Headteacher Magazine, guide to services and products for UK Schools
With 3D printing making a splash in industry, schools are beginning to invest in the technology to help prepare students for future careers. But with the cost relatively high and the technology still emerging, is it worth handing over much-needed funding? Here, we review the Dremel DigiLab 3D45 model to explore whether 3D printing is a realistic avenue for schools to explore.
Armed with a scraper and two sticks of purple glue, our tech-minded colleague Frank McLaughlin set up the DigiLab, which was generously loaned to us by Dremel (part of the Bosch group). Dremel launched their DigiLab 3D45 at the BETT show recently because it has been designed specifically for schools.
Frank had a good knowledge of how 3D printing works – although he had never used a 3D printer before – and informed me that a spool of plastic thread (or filament) was responsible for printing the 3D objects. So we loaded the spool into the side of the machine and threaded the filament into the correct parts. Dremel informed us that an environmentally friendly, plant-based plastic, PLA, can be used with the DigiLab.
On reading the easy-to-follow, relatively short set of instructions, we set about choosing a design to build. The touch-screen menu allowed us to easily navigate to a frog model, which the printer informed us would take 1hr 30mins. We took the purple glue stick and lubricated the glass platform to avoid the object from being welded onto the plate. Over the next couple of hours, with the lights dimmed and the printer illuminated like some kind of plastic-melting UFO, staff from around the office bobbed in to express their awe and wonder. Thanks to its fully enclosed see-through chamber, we could see every stage of creation as the hair-thin strands of melted plastic build up the shapes, layer by layer. With cries of “It’s like magic!” and “What else can we make?” it’s clear to see the excitement levels in schools will be piqued with a 3D printer. The possibilities are endless and the only limits are the students’ imagination.
The end completion time was extended throughout printing, so the first job ran over our working day. Frog ended up remaining headless, however we were able to see the honeycomb effect within the body of the objects printed – which saves on filament and is fantastically strong. There’s also an integrated camera so students and teachers can monitor and control multiple printers remotely.
Frank monitored the printing of the first object – while printing the machine should not be left unattended, something to consider when longer jobs are being built in school hours – and then began creating his own designs including a QA Education logo and a Euromedia heart keyring. As well as a few designs included with the printer to get you started, nets are available on the web if students want a quick start. Designing your own net can be done in a variety of software packages such as Autodesk’s Print Studio.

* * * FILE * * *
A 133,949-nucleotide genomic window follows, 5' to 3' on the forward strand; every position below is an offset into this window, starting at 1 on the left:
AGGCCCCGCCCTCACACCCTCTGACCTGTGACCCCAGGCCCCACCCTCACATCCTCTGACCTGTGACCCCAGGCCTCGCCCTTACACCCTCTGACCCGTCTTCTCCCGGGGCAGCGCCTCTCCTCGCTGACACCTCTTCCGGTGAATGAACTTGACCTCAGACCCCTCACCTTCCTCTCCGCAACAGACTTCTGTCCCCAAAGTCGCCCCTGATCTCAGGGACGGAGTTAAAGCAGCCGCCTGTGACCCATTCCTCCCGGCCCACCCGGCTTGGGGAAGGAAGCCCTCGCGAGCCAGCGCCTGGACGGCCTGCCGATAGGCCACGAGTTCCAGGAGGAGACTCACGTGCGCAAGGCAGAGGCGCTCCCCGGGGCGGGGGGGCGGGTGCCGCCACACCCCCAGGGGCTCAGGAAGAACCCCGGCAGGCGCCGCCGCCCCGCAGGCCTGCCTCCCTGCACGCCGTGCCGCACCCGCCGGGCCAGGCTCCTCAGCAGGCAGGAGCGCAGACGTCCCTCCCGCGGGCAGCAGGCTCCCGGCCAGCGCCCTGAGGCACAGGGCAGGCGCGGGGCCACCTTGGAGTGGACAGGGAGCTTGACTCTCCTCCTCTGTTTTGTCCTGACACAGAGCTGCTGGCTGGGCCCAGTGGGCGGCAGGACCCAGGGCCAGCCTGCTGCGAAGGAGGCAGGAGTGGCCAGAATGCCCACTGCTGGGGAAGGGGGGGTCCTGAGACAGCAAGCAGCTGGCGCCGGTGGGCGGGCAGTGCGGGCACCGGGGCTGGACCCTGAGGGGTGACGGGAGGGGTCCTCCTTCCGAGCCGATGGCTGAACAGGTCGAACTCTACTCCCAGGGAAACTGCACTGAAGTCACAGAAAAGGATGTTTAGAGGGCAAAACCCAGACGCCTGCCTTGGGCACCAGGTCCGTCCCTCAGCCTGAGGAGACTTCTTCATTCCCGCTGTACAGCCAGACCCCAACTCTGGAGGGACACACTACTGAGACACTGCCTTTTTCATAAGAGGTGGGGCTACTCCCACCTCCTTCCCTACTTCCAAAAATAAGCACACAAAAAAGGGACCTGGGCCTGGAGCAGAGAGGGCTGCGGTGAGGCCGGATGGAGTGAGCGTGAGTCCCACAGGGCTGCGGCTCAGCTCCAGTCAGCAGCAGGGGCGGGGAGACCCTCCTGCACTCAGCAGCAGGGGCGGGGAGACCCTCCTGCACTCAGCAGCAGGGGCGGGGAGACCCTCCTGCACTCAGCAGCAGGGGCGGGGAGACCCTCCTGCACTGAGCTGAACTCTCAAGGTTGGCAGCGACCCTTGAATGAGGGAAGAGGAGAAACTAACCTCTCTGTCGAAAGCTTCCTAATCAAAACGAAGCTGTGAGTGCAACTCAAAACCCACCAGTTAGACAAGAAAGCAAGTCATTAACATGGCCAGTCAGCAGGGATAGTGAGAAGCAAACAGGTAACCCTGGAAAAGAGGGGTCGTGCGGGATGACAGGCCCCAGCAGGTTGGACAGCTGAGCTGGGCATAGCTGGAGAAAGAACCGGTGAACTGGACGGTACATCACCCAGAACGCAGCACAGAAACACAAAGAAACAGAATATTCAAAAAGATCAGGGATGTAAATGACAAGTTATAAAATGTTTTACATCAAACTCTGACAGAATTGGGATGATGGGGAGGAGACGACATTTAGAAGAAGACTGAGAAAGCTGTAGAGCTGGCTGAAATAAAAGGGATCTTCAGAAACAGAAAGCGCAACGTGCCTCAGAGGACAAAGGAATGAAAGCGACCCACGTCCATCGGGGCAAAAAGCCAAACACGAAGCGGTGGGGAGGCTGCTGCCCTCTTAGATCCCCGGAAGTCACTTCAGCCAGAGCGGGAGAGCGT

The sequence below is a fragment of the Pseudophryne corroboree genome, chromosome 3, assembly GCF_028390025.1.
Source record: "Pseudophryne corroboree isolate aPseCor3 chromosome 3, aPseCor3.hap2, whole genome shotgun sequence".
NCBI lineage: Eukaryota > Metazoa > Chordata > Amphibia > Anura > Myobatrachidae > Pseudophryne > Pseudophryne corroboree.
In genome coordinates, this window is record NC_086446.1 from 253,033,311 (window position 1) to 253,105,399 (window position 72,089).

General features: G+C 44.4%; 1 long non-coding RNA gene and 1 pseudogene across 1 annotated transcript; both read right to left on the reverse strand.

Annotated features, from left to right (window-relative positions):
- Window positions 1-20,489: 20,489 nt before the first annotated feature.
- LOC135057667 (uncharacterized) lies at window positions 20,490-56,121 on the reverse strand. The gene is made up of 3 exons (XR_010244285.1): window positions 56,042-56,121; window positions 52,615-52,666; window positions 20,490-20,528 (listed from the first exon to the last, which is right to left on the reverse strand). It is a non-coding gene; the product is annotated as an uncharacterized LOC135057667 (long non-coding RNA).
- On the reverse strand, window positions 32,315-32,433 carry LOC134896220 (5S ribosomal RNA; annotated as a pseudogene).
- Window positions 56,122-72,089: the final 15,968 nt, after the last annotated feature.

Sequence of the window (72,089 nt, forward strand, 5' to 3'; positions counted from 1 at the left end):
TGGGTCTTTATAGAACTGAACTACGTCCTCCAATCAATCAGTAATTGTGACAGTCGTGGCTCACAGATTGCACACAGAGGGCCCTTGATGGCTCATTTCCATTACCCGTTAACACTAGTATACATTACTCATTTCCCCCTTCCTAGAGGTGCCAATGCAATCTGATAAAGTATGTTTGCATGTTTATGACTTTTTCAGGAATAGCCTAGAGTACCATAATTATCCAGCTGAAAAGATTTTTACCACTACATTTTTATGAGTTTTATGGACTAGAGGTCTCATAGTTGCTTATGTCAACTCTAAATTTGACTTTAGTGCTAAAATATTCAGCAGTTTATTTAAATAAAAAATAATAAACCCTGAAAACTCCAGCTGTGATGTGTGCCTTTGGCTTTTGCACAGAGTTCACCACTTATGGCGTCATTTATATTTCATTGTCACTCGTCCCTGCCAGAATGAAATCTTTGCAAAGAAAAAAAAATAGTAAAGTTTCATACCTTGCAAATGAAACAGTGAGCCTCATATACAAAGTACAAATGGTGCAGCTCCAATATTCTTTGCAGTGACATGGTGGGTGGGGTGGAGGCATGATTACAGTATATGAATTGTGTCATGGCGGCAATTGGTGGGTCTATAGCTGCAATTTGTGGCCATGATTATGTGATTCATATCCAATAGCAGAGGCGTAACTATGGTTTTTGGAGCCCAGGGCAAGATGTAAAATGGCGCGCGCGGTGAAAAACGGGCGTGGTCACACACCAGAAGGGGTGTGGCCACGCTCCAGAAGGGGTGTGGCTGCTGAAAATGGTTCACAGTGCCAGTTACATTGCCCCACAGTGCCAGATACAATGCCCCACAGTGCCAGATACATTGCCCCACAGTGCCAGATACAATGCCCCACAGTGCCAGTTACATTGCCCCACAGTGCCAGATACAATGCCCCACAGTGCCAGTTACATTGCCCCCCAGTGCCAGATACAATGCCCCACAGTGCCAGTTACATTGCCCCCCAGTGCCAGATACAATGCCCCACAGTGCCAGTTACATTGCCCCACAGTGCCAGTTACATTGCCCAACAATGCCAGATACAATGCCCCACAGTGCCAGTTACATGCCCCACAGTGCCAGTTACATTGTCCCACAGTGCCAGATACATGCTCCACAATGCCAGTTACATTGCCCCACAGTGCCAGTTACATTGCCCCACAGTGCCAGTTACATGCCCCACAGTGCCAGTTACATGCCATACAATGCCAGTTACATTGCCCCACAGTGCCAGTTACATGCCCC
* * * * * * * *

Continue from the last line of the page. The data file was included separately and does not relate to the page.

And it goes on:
After using the printer and discussing the possibility of creating various objects, we realised that a 3D printer can be fully cross-curricular as well as improving DT and computing skills. Studying business? Make an object to sell at enterprise. Art student? Design your own decorative object. Future engineer? Solve a problem by building a solution.
Dremel are keen to impress how important it is that pupils have a good knowledge of 3D design and build. John Kavanagh, Dremel’s global president, said, “3D printers have become an essential teaching tool as the world’s economies gear to the needs of the next industrial revolution. The Dremel DigiLab suite provides the tools and range to inspire children and give them the skills they’ll need for the workplace of the future. The DigiLab 3D45 is the first 3D printer designed to perfectly suit the school environment. It combines simplicity of use and reliability with the capacity to produce advanced designs at a price that schools can afford.”
Michael Miller, technology and computer science teacher at Otsego Public Schools in the USA and a Dremel 3D Ambassador, said, “The integration of 3D printing into the classroom, from design and technology to history, inspires students. The Dremel Digilab 3D printing product suite is perfect for introducing children to the basics of 3D design and printing, and enabling them to develop their skills from starting school to heading to university. 3D printing is a great way to close the disconnect between the skills we teach in the classroom and the world of work.”
See dremel3d.co.uk for more information and full specifications.
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